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Gjelina Group Goes to the Market: Mixed Fall/Winter Radish
A breakdown on the beauty that is Weiser Family Farms’ mixed fall/winter radishes.
By Sam Rogers
When you think of a radish, maybe you think of something bitter and spicy but otherwise uninteresting that appears reluctantly in salad. Or the unevenly sliced, deliberately bland ones that come in a sandwich bag with your tacos. Either way, you’re probably thinking of a roughly golf ball-sized radish with a ruby-crimson exterior and translucent white interior.
I deal in radishes, so I imagine them a little differently. I dream of lissome French Breakfast radishes on a charcuterie plate, crisp greens still attached, or on a crudité platter with herbed butter to dip them in. You know, living the good life.
But these are just a few sides of the radish. The ubiquitous “red radish” from the grocery store is the commodity crop. My French breakfast radish is a spring farmers market find, and almost as much an ideal or archetype as a real vegetable. Radishes have another life too — a fall + winter life — and so many more forms!
If you’ve walked by Weiser Family Farms’ stand this season, you may have noticed their many winter radishes, in the colors of bougainvillea and lilac. I’m dropping the word “fall,” we’ll just go with “winter” since it’s the season that really defines them in Southern California. They’re nearly as sweet as spring radishes, but are surely juicer and crunchier. Winter radishes are a cool season crop, preferring soil temperatures below 68°F, but above freezing. Alex Weiser plants the seed after the summer solstice and they take about 45-60 days to mature. Spring radishes grow in almost half the time, since there are more sunlight hours then and the days are growing longer. Unlike their summertime cousins, winter radishes are seldom pithy — that packing peanut/spongy cardboard texture so many summer radishes have from growing quickly and cycling from wet to dry and back so frequently.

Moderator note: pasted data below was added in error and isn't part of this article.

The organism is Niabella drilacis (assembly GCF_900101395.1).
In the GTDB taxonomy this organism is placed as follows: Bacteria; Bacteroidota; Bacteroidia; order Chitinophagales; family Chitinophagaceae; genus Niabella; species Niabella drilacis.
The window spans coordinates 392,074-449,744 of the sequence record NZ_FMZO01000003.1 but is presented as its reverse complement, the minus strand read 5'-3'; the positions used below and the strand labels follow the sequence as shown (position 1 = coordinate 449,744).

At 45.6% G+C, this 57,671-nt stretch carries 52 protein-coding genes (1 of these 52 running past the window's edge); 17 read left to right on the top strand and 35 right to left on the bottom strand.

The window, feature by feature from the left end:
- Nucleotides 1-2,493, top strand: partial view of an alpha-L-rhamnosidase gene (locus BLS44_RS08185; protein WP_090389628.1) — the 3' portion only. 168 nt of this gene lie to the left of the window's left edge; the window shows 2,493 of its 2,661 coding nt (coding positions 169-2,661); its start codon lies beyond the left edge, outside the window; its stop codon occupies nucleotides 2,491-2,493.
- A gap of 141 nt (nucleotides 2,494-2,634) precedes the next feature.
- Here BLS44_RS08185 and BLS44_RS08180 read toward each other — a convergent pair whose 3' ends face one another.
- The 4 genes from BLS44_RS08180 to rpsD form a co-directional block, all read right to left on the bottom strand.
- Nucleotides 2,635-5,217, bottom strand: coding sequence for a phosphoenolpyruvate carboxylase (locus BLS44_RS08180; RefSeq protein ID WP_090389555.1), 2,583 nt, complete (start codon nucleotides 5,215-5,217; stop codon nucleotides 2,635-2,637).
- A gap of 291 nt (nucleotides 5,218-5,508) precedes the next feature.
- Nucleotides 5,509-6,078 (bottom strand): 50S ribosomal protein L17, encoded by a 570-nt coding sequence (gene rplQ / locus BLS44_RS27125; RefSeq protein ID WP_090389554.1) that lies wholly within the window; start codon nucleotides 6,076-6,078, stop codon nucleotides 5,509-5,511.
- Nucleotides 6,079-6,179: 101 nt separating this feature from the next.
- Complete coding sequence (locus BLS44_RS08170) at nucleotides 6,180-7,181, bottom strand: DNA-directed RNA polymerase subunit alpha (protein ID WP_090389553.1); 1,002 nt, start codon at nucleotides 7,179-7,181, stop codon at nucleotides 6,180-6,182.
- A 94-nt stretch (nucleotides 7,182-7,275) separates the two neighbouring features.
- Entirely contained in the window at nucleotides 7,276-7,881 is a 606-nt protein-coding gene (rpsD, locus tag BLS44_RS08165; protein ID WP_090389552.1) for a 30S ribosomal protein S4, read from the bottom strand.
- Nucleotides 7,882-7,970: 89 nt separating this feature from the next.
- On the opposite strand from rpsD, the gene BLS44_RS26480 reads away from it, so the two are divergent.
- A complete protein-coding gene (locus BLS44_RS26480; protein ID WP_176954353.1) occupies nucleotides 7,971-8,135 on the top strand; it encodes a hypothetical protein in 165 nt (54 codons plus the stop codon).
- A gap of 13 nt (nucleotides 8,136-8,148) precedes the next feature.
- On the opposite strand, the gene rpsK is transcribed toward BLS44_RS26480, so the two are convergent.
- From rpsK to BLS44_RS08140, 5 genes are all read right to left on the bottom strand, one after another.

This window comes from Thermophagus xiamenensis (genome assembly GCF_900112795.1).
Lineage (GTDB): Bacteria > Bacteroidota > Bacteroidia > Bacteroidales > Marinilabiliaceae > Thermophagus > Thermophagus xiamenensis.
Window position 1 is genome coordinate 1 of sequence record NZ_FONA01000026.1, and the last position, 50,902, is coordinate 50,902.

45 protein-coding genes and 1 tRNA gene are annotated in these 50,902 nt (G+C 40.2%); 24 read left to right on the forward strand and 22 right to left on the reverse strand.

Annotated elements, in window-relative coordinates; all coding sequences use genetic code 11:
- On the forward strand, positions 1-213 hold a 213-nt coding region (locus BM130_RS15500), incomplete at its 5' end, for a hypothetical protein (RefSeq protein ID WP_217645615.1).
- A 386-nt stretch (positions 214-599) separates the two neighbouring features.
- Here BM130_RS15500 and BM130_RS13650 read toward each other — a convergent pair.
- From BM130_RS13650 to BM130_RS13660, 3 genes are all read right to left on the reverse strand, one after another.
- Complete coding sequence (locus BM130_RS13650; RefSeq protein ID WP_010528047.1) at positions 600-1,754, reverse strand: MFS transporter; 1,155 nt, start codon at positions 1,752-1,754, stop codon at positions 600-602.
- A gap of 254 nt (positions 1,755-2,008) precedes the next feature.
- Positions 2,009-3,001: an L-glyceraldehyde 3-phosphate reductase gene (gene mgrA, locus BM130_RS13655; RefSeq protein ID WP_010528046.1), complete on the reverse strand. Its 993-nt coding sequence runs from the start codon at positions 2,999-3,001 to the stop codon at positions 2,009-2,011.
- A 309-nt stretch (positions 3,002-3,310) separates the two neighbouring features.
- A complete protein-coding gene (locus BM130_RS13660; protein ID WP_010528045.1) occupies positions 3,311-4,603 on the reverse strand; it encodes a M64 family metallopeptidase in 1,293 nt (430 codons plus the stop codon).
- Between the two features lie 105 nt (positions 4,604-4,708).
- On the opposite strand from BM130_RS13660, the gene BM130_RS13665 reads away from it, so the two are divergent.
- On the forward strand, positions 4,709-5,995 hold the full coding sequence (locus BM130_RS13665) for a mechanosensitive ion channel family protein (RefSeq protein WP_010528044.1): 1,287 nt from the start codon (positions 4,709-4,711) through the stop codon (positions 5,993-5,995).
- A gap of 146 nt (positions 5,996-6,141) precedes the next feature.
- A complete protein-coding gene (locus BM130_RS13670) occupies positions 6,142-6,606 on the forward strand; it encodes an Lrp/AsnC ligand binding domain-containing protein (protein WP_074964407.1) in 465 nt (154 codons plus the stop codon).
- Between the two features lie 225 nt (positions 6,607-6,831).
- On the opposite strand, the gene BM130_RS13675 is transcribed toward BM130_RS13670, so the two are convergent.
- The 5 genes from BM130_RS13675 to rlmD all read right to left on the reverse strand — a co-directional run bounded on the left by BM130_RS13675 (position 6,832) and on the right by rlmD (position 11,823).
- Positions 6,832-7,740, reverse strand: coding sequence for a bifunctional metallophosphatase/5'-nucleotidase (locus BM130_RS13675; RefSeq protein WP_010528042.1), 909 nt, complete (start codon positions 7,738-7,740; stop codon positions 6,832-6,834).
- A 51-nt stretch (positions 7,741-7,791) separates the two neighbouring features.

Most often radishes are consumed raw, but there are fun ways to cook them as well. They are great for braising, sautéing, and roasting too. The heat from cooking will cut some of that spicy flavor. When pickled, most of these radishes keep their color. Many people toss those greens, but they are perfectly edible! Some radishes have very tender greens that can go into a salad. Others have spiky hairs, but they’re edible too — they’d simply benefit from a little cooking. Try making a radish top pesto with blanched greens. Or perhaps braising the radishes in a cast iron pan with leeks, garlic and broth, then throw those radish greens in at the last moment with a squeeze of lemon and a pinch of salt.
Without further ado — here’s the breakdown on the beauty that is Weiser Farms’ mixed radishes.
The outer skin is pale green to creamy off-white. It’s usually a little green at the top, from the chlorophyll it produced as it poked out of the soil and was exposed to the sun. Inside, the flesh is a bright fuchsia or magenta, appearing in circular striations. Depending on when they’re harvested, watermelon radishes can range in size from ping pong ball to a softball. Its flavor is very mild, only slightly peppery, with sweet notes.
This oval-shaped radish has a gradient from key lime green at the bottom to kiwi green at the top. Of Weiser’s four available this time of year, this radish has the most “heat,” with just a hint of sweetness.
This radish really carries a WOW factor, with a dusty rose exterior and a bright pink interior. In contrast to its intense color, it has the most mild flavor. The texture is dense and firm.
Mini Purple Daikon
With an exterior that’s dark purple and an interior that’s streaked with a ring of purple stripes over an opaque white background, this is purple on purple, radish royalty. The texture is very dense and crisp and juicy. In flavor it’s not as spicy, like a Spanish Black Radish (which Alex also grows at another time of year), as it is like cracked black pepper.